Since my efforts didn’t seem to be registering and since I had a good rapport with the group, I thought I would try a little sarcastic humor to break the impasse.
“Let me tell you what I think I hear you saying. In terms of mission, you essentially want to protect your members’ interests and livelihood at all costs. In terms of vision, you’d basically just like to crush all the competition so no one can get in your way. Is that about right?”Laughter all around the room allowed me to breathe a sigh of relief and feel that my minor gamble had paid off a bit. The board chairman even shouted out, “That works for me. Can you write that up in some pretty language that won’t offend too many folks?”
I chuckled at his observation, pleased that he was getting in on the little joke I had initiated. Unfortunately the joke was on me as his next comment revealed: “No I’m serious. You‘ve really captured what we’re trying to accomplish. Can you help us write that up?”
When I reflect on this recent experience, I’m actually surprised that I was so surprised when it happened. Truth be told, a significant percentage of association strategic planning sessions could yield mission and vision statements just like this. Let’s kill the competition and make us number one.
When I work in the corporate arena, such emphasis and language is a bit less shocking to me though I still find it short-sighted. And it is not a total surprise when it comes from trade associations. But when it emerges from professional societies, I begin to think associations might be getting just a bit too business-like.
I remember hearing the author and consultant Meg Wheatley tell a story about mission and vision that came from her efforts some years ago with Hewlett Packard’s Research and Development Division. The employees had been discussing a vision of “being the best research and development facility in the world.” That spirit was a disconnect for one woman, who offered a provocative alternative simply by changing one small word in the original draft: “What if we became the best research and development facility for the world?”
Her shifting the employees’ focus to a higher purpose unleashed passion, interest, and energy in great force. Now when they cranked out the long hours of work on a daily basis it was for a greater end than just generating more profit, increasing shareholder returns, and beating the competition. Now the vision included making a difference in the lives of others, a difference that done right would still yield increased sales and profits and greater shareholder value.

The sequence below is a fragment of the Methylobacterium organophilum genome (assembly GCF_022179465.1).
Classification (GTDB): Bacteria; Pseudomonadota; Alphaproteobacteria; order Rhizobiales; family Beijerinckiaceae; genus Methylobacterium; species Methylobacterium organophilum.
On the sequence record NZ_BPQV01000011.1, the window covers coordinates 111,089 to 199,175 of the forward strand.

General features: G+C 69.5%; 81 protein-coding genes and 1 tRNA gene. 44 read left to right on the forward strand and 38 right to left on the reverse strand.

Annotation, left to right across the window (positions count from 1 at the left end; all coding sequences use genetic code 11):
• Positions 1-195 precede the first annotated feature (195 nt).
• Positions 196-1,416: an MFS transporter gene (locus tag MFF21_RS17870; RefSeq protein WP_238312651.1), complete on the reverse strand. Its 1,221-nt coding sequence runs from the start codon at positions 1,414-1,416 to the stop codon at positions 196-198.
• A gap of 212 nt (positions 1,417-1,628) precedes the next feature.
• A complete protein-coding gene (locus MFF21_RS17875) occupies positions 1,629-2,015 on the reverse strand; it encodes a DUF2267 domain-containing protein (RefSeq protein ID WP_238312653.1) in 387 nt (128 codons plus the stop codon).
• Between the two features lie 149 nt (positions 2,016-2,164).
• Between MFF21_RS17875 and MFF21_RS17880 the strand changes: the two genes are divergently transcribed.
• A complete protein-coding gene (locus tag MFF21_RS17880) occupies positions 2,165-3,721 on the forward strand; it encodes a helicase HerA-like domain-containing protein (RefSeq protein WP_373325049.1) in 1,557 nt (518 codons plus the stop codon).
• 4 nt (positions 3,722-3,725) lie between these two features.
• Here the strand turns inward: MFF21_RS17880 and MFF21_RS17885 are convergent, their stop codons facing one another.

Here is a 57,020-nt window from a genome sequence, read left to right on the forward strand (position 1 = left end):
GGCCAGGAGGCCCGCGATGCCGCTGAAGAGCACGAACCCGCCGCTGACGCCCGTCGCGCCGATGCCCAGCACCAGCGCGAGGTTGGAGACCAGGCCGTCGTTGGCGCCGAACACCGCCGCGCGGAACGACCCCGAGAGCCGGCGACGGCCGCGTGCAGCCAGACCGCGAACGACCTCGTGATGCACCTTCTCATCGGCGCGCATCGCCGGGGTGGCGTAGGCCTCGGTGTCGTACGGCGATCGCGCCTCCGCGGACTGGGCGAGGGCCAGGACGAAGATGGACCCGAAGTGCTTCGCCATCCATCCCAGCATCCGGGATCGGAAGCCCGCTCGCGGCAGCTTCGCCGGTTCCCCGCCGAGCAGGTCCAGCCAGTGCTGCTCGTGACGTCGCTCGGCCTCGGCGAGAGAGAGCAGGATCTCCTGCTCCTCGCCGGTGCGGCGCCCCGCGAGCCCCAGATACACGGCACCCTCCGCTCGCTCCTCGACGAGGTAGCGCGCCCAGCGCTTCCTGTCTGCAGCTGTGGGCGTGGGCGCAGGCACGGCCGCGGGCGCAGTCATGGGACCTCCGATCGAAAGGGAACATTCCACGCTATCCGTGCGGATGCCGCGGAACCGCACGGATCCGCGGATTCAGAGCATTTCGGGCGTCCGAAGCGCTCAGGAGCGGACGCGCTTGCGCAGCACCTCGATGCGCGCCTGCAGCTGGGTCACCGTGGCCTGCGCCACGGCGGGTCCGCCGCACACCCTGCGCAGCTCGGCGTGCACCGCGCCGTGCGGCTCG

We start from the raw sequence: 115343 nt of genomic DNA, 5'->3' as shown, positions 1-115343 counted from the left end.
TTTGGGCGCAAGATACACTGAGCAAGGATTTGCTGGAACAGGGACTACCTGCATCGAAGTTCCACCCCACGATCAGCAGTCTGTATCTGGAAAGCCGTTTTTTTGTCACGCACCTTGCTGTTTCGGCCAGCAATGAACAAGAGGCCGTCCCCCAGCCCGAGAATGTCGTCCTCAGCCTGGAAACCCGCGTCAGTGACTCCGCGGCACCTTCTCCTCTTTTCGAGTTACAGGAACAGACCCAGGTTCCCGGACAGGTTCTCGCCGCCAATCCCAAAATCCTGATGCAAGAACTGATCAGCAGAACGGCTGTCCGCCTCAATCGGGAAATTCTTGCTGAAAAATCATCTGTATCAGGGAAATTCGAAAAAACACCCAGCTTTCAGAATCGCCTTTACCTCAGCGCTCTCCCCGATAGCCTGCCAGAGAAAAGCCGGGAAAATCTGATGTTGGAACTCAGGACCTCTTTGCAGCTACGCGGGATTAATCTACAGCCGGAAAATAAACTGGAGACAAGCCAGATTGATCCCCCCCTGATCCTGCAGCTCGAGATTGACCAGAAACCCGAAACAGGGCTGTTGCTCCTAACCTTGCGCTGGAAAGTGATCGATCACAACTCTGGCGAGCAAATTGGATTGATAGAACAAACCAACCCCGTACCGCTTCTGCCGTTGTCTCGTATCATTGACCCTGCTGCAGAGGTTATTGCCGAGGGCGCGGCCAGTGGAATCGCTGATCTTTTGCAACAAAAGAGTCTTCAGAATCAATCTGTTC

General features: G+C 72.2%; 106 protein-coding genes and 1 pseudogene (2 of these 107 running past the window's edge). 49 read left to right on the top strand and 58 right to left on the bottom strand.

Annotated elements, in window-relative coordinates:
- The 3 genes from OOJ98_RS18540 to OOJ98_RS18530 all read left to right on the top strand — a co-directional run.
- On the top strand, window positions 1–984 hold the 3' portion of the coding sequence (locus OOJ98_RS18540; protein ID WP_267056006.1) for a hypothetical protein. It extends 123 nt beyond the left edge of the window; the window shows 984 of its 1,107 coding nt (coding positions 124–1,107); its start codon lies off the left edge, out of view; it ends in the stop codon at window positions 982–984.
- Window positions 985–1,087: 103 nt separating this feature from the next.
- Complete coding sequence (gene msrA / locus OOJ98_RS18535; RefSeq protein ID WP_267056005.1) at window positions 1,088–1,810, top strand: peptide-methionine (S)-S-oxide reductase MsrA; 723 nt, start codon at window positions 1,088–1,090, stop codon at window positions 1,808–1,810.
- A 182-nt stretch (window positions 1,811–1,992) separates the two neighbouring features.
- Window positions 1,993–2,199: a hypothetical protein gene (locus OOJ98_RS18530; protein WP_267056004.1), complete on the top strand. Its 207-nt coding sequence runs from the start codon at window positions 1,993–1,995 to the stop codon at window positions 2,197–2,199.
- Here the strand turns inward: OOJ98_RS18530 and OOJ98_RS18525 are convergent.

The American Society of Association Executives proudly proclaims (and rightly so) that Associations Advance America, and its annual awards program is used to embody and exemplify this commitment. Note the external focus in this vision, advancing America. It’s not Associations Advance Their Members Self-Interests Which By the Way If Aggregated Among All Associations Might In Some Small Way Advance America But Don’t Count On It.
I completely understand that members join organizations to have their needs, aspirations, and interests fulfilled. But if we fail to help our members and potential members see the interests of the larger communities and societies of which they are a part, and how their self-interests can be fulfilled by addressing these more global interests, we will have done little advancement.
It’s not an either/or proposition; it’s an AND. This was perhaps most eloquently expressed by Robert Greenleaf when he coined the term servant leadership.
“The servant-leader is servant first… It begins with the natural feeling that one wants to serve, to serve first. Then conscious choice brings one to aspire to lead. That person is sharply different from one who is leader first, perhaps because of the need to assuage an unusual power drive or to acquire material possessions…The leader-first and the servant-first are two extreme types. Between them there are shadings and blends that are part of the infinite variety of human nature.”
“The difference manifests itself in the care taken by the servant-first to make sure that other people’s highest priority needs are being served. The best test, and difficult to administer, is: Do those served grow as persons? Do they, while being served, become healthier, wiser, freer, more autonomous, more likely themselves to become servants? And, what is the effect on the least privileged in society? Will they benefit or at least not be further deprived?"
By serving others we also serve ourselves. And I for one refuse to facilitate another planning session whose participants cannot acknowledge this belief.